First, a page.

Well, we don’t yet know how folks who now fall into those top two tax brackets are reacting to the change. Data about their spending and investment strategies over the past year have yet to be collected and analyzed -- and most haven't started actively planning yet, anyway, since filing extensions is common. Historical evidence, however, is pretty conclusive. “Changing tax rates is likely to have small effects on supply of labor and capital and on output,” the Congressional Research Service reported earlier this month.

Wealth managers dealing with high net worth individuals say that’s because, by and large, people making enough money to land in those top two tax brackets are affluent enough that taxes don’t materially affect their quality of life. And, according to consumer confidence data from the New York Fed, they expect to do even better over the next year.

"My mega-wealthy clients are surprisingly sanguine about their responsibility to pay more taxes," says Mark Avallone, president of Shady Grove, Md.-based Potomac Wealth Advisors. "They may not like it, but almost all of them have said: 'I'm ok with this. I've done well, I can afford a few dollars more.'"

What’s more, the people who do make choices about investment and hiring aren’t likely to be less productive just because more of the marginal return goes to Uncle Sam.

"People who are the job creators are often people who are doing this not necessarily for monetary reasons," says Beth Larson, of Arlington-based Evermay Wealth Management. "They're doing it because they usually love what they do. They are interested in building a business that will survive their own lives."


And here’s a really important thing to keep in mind: Recent years have given rich people an even bigger reason to relax about how much they’re taxed. The Fed’s policy of pumping money into the economy juiced the stock market by more than 30 percent in 2013, which fattened the investment portfolios of the top one percent by much more than the higher income taxes took out, making even this year's increase in capital gains taxes easier to swallow. That’s why their share of income has ballooned in recent years, with their average tax rates at historic lows:

Now, rich people have lots of ways to protect their income. In response to the new top rates, tax planners expect to see an uptick in profit-shifting maneuvers, such as putting more money into real estate and taking out cash-value life insurance policies. And all the chaos and unpredictability in Washington, along with new super-high taxes in countries such as France and the U.K., have made the hyper-rich fearful enough to adopt a strategy that corporations learned long ago: socking away money in offshore bank accounts.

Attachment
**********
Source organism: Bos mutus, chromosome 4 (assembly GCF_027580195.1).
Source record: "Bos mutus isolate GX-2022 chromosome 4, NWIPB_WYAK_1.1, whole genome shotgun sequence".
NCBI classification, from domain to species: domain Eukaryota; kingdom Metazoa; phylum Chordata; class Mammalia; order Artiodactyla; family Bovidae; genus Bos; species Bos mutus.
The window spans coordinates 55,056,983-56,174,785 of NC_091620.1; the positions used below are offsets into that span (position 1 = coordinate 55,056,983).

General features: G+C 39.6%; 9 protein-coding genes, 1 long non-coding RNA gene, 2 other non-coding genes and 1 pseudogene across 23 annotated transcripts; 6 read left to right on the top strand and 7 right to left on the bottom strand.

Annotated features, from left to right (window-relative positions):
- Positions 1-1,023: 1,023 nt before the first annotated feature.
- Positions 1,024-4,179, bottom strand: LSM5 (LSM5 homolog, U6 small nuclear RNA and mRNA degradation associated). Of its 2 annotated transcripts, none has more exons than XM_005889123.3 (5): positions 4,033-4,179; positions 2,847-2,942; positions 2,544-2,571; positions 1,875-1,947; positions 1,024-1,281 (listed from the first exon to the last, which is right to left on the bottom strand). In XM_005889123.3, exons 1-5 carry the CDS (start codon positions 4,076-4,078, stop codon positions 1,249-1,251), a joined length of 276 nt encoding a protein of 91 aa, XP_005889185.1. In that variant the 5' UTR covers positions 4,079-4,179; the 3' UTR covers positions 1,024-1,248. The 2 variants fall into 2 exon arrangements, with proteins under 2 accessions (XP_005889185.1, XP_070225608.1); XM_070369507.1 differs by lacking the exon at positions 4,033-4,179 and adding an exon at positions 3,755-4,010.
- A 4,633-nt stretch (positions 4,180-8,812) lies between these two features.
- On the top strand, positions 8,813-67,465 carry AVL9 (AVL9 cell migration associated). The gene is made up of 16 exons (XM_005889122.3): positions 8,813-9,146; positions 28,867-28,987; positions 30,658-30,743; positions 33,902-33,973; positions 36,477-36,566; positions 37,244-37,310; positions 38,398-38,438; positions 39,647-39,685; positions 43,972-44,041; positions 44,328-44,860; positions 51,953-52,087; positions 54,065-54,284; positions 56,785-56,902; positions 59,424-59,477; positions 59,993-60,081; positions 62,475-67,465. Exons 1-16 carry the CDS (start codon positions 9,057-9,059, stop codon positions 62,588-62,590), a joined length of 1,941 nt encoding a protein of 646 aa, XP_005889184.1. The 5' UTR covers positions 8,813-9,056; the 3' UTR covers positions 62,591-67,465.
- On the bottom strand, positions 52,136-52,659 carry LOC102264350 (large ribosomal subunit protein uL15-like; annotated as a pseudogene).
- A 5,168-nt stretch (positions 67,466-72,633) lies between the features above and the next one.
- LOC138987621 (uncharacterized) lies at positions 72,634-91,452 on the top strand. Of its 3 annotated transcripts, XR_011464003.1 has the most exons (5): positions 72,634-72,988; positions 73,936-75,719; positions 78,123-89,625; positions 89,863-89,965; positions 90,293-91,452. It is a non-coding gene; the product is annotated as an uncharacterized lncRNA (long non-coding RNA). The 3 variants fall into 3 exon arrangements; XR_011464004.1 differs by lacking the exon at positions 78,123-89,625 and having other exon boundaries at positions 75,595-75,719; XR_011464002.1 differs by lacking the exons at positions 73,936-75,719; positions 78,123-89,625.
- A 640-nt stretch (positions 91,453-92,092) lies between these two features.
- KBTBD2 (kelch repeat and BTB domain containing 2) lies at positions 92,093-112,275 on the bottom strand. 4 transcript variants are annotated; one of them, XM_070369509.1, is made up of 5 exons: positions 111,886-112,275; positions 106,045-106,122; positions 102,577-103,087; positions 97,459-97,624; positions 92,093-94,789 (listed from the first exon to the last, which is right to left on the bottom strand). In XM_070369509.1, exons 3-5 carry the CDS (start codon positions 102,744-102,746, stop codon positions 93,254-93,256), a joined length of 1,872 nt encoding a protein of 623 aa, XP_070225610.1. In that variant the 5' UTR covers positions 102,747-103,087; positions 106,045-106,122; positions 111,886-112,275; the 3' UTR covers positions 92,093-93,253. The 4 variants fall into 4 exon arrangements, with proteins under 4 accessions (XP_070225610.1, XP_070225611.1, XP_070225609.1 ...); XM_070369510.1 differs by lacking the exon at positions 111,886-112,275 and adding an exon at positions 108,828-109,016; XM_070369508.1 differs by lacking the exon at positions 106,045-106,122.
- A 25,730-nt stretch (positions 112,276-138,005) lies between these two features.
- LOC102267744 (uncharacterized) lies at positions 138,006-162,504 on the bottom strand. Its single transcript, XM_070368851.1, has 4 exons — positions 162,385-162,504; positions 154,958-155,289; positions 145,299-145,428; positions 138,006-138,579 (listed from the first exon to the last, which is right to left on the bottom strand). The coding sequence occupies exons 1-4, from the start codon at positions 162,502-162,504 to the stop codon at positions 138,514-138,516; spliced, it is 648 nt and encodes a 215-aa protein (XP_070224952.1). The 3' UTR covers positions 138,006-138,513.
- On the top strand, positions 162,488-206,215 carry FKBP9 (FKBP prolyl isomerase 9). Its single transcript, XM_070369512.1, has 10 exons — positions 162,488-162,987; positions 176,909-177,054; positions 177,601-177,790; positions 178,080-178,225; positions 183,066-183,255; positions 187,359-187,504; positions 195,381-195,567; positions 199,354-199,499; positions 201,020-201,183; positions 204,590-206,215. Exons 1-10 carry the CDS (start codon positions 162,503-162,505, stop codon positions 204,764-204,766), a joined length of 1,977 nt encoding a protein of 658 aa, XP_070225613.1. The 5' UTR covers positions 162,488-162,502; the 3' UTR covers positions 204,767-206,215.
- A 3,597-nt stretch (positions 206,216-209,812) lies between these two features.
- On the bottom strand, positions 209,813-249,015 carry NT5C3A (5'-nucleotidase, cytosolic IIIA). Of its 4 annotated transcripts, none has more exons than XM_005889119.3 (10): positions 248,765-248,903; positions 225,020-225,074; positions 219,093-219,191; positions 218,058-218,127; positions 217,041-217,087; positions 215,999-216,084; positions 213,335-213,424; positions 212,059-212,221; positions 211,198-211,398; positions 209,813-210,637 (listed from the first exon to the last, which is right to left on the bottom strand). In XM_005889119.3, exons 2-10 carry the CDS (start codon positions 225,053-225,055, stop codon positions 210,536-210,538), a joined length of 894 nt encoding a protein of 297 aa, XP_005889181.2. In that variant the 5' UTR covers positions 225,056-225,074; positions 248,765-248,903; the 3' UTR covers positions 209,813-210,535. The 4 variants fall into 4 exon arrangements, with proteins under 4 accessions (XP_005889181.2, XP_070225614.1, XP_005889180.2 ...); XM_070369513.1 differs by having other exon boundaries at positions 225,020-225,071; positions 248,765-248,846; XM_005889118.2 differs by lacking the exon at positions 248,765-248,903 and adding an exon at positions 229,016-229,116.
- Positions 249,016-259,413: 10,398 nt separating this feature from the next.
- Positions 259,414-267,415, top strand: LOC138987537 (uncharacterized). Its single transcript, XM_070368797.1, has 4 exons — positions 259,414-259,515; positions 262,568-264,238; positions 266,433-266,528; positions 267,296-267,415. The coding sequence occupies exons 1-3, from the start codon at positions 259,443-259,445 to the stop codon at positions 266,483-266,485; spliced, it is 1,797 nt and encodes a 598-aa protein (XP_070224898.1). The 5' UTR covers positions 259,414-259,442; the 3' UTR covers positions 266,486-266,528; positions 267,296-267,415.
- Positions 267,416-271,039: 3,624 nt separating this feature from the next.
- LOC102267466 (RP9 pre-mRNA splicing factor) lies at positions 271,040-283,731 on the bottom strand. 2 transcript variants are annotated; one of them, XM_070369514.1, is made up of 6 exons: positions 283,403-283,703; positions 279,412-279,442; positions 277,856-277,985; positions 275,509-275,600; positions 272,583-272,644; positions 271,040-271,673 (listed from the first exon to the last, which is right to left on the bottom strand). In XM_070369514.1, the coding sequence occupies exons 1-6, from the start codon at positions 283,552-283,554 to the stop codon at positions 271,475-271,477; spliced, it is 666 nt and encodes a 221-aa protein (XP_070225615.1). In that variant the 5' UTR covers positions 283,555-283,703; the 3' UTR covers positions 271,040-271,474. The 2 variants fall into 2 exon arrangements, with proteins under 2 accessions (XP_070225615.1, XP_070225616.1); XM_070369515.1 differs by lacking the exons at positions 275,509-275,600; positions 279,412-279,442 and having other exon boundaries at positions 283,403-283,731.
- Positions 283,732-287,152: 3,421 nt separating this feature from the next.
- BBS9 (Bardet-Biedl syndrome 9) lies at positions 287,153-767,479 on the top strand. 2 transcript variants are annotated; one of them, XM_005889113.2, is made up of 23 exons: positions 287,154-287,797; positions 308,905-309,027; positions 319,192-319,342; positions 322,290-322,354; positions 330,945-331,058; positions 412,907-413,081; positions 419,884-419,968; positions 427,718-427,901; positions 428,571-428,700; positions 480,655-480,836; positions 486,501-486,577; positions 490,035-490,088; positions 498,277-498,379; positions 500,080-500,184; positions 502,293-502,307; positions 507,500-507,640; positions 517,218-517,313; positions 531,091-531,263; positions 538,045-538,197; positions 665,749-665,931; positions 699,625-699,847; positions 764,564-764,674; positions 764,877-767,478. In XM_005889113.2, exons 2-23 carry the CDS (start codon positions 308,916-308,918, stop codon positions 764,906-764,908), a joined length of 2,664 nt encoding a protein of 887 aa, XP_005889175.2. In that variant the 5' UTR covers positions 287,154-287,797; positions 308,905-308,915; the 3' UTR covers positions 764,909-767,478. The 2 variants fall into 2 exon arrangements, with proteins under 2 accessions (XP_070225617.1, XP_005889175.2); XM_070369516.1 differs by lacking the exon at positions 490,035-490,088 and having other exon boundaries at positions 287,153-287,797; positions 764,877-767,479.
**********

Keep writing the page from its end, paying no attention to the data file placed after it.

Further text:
"I think that there's a paranoia, a little bit, about what could take place," says Chris Detmer, senior vice president of RBC Wealth Management in the Washington area, "because they are sitting on a nice pile and they're worried it's going to be taken. A lot of people believe we're heading in that direction, so they want to plan accordingly."

The thing is, though, that the United States is still a relatively easy place to keep what you’ve earned: It doesn’t even factor into the top 50 nations for taking money out of the pockets of people earning more than $100,000. To the extent that rich people grumble over higher tax rates, it’s because they’ve been treated so well for so long -- and have realized tremendous gains as a result.


"It's annoying, it's frustrating, but our tax rates are lower than they are in other places," says Lisa Kirchenbauer, president of Omega Wealth Management. "We're just used to them being even lower. There's a lot of business owners who are going to complain about taxes, but you know what? They work around them."

The degree to which even an army of tax planners can protect a rich person’s pot of gold is limited, and economic forecasts usually take their avoidance tactics into account, anyway. The combination of taxes passed at the beginning of last year -- several of which were simply returning to their former rates -- are expected to earn $620 billion for the U.S. Treasury over the next 10 years. That's $620 billion that top income earners won't have, which by the strictest definition is the most effective way to reduce inequality that the president's got.

Lydia DePillis is a reporter focusing on labor, business, and housing. She previously worked at The New Republic and the Washington City Paper. She's from Seattle.